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Rebecca L Monk, Adam W Qureshi, Adam McNeill, Marianne Erskine-Shaw, Derek Heim
Aim: To implement a modified bogus taste test (BTT) and to examine the interactive effects of environmental and social contexts on levels of 'alcohol' consumption. Method: University students (Study 1 n = 38, Study 2 n = 80), recruited via opportunity sampling, completed a modified BTT under the pretence of assessing garnish preference for gin and tonic. All participants were tested alone or as part of an existing friendship group. In Study 1 participants were in a laboratory setting but were exposed to different contextual cues (alcohol-related or neutral) by way of posters displayed on the walls...
November 9, 2017: Alcohol and Alcoholism: International Journal of the Medical Council on Alcoholism
Madeleine Chapman, Jesper Dammeyer
The degree to which individuals with cochlear implants (CIs) experience communication difficulties has implications for social participation and identity development. However, few studies have examined the relationship between cochlear implantation, identity, and social participation. Using data from a Danish national survey of deaf adults, the authors examined the significance of having (or not having) a CI in regard to identity (categorized as deaf, hearing, bicultural, and marginal) and various related factors concerning social participation and experiences of being deaf...
2017: American Annals of the Deaf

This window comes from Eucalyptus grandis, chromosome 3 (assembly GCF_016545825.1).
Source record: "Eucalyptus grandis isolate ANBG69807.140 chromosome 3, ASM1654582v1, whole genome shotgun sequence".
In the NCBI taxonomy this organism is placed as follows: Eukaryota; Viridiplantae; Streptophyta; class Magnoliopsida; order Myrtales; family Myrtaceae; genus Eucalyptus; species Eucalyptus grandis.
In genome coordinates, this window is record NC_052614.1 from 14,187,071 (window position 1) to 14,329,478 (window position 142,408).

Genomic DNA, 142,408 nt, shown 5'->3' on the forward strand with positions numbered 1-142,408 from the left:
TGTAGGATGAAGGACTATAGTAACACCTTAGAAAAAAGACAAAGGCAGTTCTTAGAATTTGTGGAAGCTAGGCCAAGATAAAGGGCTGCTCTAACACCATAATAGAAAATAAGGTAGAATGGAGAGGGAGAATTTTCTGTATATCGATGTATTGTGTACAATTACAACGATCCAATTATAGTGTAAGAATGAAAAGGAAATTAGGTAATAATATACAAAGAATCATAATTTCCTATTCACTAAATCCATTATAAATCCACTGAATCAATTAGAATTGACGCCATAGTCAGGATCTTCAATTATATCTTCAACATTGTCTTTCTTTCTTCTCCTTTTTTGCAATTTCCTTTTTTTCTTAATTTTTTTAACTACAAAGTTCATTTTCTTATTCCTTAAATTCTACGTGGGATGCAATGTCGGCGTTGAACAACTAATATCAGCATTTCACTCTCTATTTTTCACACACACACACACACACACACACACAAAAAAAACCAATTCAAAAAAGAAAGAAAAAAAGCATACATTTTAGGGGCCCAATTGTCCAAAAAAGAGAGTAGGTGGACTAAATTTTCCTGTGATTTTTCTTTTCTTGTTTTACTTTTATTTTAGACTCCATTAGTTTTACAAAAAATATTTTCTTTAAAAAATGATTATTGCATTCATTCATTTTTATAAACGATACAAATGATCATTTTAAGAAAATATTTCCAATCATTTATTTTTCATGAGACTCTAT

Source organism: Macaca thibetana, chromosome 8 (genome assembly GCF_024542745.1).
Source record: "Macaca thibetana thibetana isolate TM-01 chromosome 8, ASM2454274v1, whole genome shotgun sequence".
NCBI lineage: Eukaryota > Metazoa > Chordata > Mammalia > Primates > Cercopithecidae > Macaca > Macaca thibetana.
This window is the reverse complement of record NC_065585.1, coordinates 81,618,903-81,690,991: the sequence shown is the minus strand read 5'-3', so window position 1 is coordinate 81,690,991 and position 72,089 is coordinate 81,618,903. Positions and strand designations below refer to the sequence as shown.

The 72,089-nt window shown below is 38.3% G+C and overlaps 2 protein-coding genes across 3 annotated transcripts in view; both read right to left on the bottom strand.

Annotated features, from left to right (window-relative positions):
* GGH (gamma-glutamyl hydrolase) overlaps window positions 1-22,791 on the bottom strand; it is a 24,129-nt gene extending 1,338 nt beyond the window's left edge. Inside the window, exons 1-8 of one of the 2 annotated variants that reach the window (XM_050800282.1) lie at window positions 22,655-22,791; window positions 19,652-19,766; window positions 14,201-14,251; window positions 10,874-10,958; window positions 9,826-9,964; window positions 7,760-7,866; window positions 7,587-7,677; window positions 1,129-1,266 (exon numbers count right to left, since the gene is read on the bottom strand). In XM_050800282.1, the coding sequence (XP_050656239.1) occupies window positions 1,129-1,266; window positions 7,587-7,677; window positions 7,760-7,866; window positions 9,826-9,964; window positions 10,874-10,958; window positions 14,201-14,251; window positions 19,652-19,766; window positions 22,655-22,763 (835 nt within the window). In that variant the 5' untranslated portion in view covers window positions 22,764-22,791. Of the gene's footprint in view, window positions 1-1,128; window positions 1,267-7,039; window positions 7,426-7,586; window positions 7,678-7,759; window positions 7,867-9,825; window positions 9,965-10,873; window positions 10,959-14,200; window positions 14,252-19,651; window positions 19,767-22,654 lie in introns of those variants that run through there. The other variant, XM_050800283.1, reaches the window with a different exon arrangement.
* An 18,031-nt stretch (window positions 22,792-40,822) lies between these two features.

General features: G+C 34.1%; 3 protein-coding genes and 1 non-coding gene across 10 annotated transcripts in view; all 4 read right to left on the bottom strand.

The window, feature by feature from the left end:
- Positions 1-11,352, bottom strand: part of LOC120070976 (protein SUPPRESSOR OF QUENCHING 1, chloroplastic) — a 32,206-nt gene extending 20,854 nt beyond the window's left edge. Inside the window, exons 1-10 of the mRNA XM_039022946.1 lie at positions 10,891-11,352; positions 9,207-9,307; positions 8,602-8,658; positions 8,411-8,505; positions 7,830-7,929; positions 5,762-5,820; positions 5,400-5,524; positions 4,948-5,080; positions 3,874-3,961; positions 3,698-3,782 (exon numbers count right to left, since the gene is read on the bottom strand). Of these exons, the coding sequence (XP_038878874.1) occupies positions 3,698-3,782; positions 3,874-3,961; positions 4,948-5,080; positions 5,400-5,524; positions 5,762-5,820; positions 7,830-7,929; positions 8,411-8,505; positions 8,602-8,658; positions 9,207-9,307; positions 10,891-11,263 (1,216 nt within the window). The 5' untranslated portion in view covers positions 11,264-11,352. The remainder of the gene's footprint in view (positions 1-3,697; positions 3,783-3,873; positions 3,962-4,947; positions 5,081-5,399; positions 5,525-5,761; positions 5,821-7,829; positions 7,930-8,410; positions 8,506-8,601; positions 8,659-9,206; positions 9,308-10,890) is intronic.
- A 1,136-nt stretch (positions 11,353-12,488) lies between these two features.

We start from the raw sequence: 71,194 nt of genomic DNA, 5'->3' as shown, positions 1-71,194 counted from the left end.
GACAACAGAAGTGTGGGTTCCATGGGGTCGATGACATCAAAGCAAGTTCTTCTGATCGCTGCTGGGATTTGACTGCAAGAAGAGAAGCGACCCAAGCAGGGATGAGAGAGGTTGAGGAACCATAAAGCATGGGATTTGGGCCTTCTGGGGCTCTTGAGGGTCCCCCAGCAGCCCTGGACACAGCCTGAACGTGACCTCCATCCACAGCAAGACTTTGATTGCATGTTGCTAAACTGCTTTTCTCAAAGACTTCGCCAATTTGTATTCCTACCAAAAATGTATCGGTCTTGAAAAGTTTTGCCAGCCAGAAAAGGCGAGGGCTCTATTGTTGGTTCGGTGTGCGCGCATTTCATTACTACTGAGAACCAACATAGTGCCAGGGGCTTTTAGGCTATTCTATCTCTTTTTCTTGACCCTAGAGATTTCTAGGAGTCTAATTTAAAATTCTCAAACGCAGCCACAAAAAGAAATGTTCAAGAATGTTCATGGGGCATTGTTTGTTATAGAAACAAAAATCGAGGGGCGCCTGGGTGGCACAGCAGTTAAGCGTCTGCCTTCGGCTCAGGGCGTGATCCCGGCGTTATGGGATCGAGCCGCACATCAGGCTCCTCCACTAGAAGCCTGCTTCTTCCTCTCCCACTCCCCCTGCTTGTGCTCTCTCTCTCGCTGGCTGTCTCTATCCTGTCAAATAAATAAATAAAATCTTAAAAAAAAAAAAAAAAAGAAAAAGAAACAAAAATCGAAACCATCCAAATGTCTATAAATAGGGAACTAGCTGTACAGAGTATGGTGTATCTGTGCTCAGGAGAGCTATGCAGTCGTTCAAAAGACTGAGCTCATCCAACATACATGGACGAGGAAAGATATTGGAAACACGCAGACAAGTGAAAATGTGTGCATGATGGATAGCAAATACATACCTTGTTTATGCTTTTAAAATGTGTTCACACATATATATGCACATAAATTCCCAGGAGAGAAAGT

William E Pelham, Thomas J Dishion
Driving under the influence (DUI) is dangerous and costly, yet there are few prospective studies on modifiable risk and protective processes that would inform prevention. Middle adolescence, when most individuals are first learning to drive and first using alcohol, may be a particularly salient period for family and friendship influences on DUI risk. In the present study, youth's family and friendship environments were observed and measured at age 16 in a diverse community sample (n=999), and then court records were used to document arrest for DUI through the age of 32years...
October 13, 2017: Addictive Behaviors
W Quin Yow, Xiaoqian Li
Experiences living in a community where people share more than one language may affect children's strategies to selective learning. Language mixing may be one type of speakers' characteristics that bilingual children, but not monolingual children, use to evaluate speakers. A total of 120 English-speaking monolingual (n = 40) and English-Mandarin bilingual (n = 80) 4- and 5-year-olds heard a pair of speakers each tell a story either with or without language mixing and indicated their preferences for either speaker in friendship, explicit judgment, and novel label endorsement...
November 7, 2017: Journal of Experimental Child Psychology
Noga Guggenheim, Orit Taubman-Ben-Ari
Reckless driving among young people, especially young men, is a major cause of injury and fatalities the world over. Like other aspects of this age group, young drivers' driving behaviors and norms are influenced by the accepted social discourse of their peers. Yet despite extensive existing knowledge on young drivers, very few studies have dealt specifically with their characteristic friendship relations. This lacuna in the literature may reflect the absence of specific research tools for examining driving with friends...
November 4, 2017: Accident; Analysis and Prevention
Lisa Bashore, Gina K Alexander, D Lynn Jackson, Paige Mauch